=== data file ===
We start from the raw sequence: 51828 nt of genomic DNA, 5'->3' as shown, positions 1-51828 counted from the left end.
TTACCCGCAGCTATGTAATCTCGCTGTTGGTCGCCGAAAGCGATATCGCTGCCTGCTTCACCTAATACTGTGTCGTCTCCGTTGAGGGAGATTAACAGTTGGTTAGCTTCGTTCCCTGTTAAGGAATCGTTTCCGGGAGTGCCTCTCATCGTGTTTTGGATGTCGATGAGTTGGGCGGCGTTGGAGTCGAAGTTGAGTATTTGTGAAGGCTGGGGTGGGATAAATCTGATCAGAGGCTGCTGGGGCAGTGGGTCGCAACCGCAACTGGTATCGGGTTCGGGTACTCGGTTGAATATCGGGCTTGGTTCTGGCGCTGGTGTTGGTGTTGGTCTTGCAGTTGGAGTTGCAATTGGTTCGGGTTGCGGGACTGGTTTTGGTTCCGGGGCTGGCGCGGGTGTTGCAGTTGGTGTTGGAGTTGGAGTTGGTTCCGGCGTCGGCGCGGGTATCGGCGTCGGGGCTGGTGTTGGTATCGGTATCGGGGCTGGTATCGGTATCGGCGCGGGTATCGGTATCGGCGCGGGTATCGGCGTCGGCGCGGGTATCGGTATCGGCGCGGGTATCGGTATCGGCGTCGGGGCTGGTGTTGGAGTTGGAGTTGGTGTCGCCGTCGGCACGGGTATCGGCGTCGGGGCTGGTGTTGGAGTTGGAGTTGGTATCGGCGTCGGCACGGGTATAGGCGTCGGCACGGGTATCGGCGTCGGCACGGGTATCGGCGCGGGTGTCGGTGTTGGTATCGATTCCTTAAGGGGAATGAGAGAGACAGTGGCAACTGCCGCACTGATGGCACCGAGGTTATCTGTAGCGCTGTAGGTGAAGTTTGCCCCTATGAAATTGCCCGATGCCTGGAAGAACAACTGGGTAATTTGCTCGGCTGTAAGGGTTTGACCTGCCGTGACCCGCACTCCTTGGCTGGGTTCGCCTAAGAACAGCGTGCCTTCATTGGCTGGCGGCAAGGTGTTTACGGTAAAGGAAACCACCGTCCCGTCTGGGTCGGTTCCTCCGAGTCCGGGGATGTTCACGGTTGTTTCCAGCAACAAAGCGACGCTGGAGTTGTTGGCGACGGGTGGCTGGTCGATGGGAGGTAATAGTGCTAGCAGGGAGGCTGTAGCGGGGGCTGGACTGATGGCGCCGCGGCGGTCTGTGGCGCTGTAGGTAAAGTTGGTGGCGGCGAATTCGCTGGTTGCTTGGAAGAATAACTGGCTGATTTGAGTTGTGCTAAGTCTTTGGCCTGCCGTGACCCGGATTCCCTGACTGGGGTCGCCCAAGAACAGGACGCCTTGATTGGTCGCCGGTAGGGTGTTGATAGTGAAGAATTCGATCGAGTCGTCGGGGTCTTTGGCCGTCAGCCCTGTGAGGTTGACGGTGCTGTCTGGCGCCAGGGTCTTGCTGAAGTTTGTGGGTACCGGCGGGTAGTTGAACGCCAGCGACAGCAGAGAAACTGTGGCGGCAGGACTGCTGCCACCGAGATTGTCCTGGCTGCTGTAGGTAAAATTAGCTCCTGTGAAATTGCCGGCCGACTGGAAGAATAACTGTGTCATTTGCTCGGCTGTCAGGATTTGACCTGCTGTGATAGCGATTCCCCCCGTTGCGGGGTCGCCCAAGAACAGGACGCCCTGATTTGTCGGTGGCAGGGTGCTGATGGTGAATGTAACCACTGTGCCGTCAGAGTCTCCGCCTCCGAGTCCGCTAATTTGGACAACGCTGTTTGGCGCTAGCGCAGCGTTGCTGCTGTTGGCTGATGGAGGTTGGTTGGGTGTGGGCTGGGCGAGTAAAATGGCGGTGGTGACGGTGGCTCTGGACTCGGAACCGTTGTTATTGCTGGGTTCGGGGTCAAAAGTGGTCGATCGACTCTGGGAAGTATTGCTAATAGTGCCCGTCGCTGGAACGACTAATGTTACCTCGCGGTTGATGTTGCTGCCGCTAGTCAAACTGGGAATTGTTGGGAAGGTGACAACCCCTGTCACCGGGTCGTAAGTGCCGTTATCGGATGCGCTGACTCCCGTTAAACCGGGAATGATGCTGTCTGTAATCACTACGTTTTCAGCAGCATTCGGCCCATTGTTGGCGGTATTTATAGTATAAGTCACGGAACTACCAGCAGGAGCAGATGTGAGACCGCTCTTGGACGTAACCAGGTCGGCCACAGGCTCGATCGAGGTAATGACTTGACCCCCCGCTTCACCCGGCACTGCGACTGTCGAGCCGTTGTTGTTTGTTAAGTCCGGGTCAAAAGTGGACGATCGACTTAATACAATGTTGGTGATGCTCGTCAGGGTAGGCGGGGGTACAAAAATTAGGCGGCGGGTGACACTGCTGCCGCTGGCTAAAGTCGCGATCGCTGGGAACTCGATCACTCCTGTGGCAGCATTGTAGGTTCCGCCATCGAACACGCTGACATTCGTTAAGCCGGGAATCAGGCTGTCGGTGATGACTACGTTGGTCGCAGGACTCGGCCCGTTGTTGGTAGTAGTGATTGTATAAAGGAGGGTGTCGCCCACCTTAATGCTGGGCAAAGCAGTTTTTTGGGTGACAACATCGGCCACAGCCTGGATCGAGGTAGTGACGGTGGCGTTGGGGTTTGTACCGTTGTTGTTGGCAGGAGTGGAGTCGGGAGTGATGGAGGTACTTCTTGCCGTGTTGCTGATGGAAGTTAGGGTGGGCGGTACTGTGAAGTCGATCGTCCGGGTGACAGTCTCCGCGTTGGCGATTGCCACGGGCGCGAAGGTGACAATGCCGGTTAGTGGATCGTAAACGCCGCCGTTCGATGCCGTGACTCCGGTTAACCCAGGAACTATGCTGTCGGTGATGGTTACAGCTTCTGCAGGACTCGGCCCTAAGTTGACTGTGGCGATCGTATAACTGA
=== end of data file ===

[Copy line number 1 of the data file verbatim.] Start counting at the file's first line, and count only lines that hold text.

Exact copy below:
We start from the raw sequence: 51828 nt of genomic DNA, 5'->3' as shown, positions 1-51828 counted from the left end.